At the middle of the gait cycle, when the right leg is flat on the floor, the pelvis is extending. At the same time, the back foot picks up off of the ground. As soon as the back foot picks up, we have to remain balanced, therefore the pelvis moves in the frontal plane over the right leg. The sagittal plane hip extension has enabled the pelvis to move to the right in the frontal plane (adduction).
Next, the back legs swings forward, rotating the pelvis over the right leg while the pelvis is fully extended in the sagittal plane and "adducted" in the frontal plane. Adducted means the pelvis on the right is over the right leg in the frontal plane. By swinging the opposite (left) leg forward the pelvis moves around the right leg in the transverse plane.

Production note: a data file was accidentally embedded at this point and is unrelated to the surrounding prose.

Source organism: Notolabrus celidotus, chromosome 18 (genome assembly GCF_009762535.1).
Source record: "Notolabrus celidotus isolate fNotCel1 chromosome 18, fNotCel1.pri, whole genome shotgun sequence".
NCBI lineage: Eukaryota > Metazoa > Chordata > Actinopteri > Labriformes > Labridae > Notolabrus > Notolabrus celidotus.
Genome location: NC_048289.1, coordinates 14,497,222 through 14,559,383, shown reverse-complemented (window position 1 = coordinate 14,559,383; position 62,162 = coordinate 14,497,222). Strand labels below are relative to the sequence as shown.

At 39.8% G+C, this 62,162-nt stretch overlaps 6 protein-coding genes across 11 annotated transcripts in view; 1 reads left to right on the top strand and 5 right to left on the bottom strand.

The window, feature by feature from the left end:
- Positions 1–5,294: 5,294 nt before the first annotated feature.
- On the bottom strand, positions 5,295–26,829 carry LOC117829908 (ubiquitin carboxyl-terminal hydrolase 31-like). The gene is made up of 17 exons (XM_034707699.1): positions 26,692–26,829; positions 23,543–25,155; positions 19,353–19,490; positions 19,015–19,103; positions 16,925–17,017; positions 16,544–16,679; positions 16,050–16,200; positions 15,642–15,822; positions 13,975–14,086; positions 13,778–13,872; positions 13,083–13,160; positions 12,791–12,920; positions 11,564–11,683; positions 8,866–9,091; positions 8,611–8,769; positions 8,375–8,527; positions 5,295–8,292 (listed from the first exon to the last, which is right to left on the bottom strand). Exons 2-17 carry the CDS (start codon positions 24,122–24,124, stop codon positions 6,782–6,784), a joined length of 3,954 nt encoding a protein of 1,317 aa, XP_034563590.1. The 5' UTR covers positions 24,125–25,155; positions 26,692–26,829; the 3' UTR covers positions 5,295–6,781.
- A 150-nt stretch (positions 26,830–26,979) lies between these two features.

The pelvis moves (extends) in the sagittal plane to enable frontal plane (adduction) motion that enables transverse plane (internal rotation) motion.
This hierarchy of sagittal-frontal-transverse is true for every joint in our body. Your body uses the hierarchy to create motion, but also to LIMIT motion. Now is a good time to discuss why you are doing a mobility drill in the first place. Clearly you feel some lack of motion, aka, YOUR body has limited (the verb, not the adjective) motion. It probably didn't happen all at once this week, but at some point your body felt it was advantageous to start limiting the motion you are so desperately trying to open up.
Why would your body want to do that?
What if the muscles that create the hip extension that enables hip adduction that enables hip rotation are weak? What if they were injured and not rehabbed appropriately? What if you rolled your ankle on that side when you were five and your body adapted to not rotate over your leg as much?